Employee Rights - Suspensions, Stand downs

Employee Rights – Suspensions, Stand downs and Shutdowns

This is a quick guide to employee rights in situations where an employee might be sent home, sometimes against their wishes, and whether or not the employer must continue to pay them.

Suspension – employee rights

An employee may be suspended from work whilst an investigation takes place into alleged misconduct. However, they must continue to receive full pay whilst on suspension.

An employee can’t be suspended without pay as a punishment for misconduct.
If an employee has conducted themselves inappropriately or unlawfully, the employer may take appropriate steps to dismiss them.

Public sector employees may be suspended under specific terms for particular circumstances as governed by the relevant state, territory or federal public sector employment legislation.

Stand Down – employee rights

The Fair Work Act 2009 sets out the circumstances in which an employer may stand-down their employee without pay:

  1. Equipment break down that is not reasonably attributable to the employer,
  2. Natural disaster such as floods, bushfires or cyclones, or
  3. Industrial action.

The reason for the stand down must be out of the employer’s control. An employee can’t be stood down without pay simply because there is not enough work or due to a decline in business. Nor can employers stand down an employee when they are on leave.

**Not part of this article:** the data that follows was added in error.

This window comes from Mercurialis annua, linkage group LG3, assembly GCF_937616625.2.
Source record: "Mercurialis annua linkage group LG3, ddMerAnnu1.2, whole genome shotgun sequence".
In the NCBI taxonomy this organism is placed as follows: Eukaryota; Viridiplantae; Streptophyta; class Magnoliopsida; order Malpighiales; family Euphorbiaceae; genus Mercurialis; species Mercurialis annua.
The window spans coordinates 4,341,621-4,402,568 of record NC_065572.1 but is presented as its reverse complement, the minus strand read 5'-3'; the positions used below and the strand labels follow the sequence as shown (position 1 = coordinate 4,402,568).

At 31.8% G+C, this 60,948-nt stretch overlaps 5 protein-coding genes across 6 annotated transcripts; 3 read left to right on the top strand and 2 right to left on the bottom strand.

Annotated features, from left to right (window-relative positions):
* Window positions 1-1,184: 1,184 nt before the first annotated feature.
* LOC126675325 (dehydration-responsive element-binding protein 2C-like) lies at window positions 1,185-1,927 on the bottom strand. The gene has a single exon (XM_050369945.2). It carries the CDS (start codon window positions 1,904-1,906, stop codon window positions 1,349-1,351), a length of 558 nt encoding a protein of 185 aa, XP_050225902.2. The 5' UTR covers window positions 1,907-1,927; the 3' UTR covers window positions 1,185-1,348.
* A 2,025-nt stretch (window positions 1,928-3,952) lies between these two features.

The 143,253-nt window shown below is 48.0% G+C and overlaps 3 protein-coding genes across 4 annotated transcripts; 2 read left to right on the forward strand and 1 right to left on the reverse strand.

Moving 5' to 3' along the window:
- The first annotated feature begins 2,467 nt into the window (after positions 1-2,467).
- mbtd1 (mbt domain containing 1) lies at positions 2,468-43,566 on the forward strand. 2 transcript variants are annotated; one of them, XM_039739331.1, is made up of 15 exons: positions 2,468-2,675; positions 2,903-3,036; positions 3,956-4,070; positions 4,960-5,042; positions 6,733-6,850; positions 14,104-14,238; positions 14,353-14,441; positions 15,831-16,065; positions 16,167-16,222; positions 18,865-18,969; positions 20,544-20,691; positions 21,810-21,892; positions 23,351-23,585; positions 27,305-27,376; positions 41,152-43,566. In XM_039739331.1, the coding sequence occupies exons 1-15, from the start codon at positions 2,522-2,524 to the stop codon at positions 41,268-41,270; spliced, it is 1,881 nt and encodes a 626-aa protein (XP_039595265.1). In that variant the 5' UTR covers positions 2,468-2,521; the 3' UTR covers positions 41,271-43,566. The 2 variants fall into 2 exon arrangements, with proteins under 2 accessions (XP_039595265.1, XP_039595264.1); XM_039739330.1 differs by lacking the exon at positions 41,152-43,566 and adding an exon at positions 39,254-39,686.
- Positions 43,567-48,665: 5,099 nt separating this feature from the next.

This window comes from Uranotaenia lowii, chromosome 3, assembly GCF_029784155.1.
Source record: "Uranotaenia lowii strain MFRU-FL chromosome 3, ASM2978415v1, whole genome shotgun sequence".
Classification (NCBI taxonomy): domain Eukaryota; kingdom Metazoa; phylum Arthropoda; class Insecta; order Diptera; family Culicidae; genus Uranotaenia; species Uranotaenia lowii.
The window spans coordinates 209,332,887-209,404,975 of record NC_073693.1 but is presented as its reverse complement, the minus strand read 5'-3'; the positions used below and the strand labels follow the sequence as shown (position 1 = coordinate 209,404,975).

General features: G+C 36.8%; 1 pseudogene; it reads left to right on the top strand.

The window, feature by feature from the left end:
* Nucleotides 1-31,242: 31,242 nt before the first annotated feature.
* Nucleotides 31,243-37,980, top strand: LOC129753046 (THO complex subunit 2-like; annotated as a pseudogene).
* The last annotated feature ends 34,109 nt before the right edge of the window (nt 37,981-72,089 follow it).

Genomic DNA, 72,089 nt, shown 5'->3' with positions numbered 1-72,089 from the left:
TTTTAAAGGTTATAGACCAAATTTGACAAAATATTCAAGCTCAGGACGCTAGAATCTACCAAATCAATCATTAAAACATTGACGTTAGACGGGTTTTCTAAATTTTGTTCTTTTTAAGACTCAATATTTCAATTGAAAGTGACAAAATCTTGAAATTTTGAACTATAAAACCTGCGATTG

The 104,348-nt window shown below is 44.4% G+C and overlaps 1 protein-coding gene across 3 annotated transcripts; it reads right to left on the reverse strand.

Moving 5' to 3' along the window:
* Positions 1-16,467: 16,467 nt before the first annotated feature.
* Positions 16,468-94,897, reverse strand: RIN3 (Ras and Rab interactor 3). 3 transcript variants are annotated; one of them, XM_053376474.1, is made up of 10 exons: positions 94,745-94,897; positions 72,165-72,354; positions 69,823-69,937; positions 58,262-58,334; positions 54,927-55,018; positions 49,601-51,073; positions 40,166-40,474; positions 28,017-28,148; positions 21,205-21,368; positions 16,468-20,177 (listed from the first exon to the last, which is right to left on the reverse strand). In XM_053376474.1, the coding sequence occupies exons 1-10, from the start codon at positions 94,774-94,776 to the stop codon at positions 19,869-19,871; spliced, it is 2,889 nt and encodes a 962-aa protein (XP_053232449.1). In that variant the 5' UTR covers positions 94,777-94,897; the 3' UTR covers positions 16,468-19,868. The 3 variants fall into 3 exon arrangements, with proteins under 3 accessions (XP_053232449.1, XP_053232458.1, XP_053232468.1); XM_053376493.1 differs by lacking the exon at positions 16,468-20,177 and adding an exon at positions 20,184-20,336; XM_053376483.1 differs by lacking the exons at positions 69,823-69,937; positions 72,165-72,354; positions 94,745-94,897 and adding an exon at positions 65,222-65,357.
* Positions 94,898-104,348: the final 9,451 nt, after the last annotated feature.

Receiving leave pay while on stand down

Employers and employees can negotiate for the employee to take paid leave such as annual leave whilst on stand-down. Alternatively, they can negotiate other work arrangements, such as working from home or another site.

Does the Fair Work Act apply to me?

The Fair Work Act 2009 applies to most Australian employees.

  • In Victoria: all employees except law enforcement officers and executives in the public sector
  • In the Northern Territory: all employees except members of the Police Force
  • In the Australian Capital Territory: all employees
  • In New South Wales, Queensland and South Australia: employees of private enterprise
  • In Tasmania: employees of private enterprise and local government
  • Employees of the Commonwealth or a Commonwealth authority
  • Waterside employees, maritime employees and flight crew officers in interstate or overseas trade or commerce

State legislation protecting employee rights applies to employees outside of this list.

Shutdowns – employee rights

A shut down is when the workplace or business closes during a holiday or slow period of the year, such as over Christmas.

Employees’ awards or registered agreements will set out what pay is available to them during a shut down period. Depending on the terms of the award or agreement, an employer may be able to direct an employee to take paid or unpaid annual leave during the shut down period.

Inclement (severe) weather – employee rights

Inclement weather is weather that makes it unsafe or unreasonable for employees to continue working. Awards or registered agreements can set out what sort of weather constitutes inclement weather and what the procedures are for employees and employers when it occurs.

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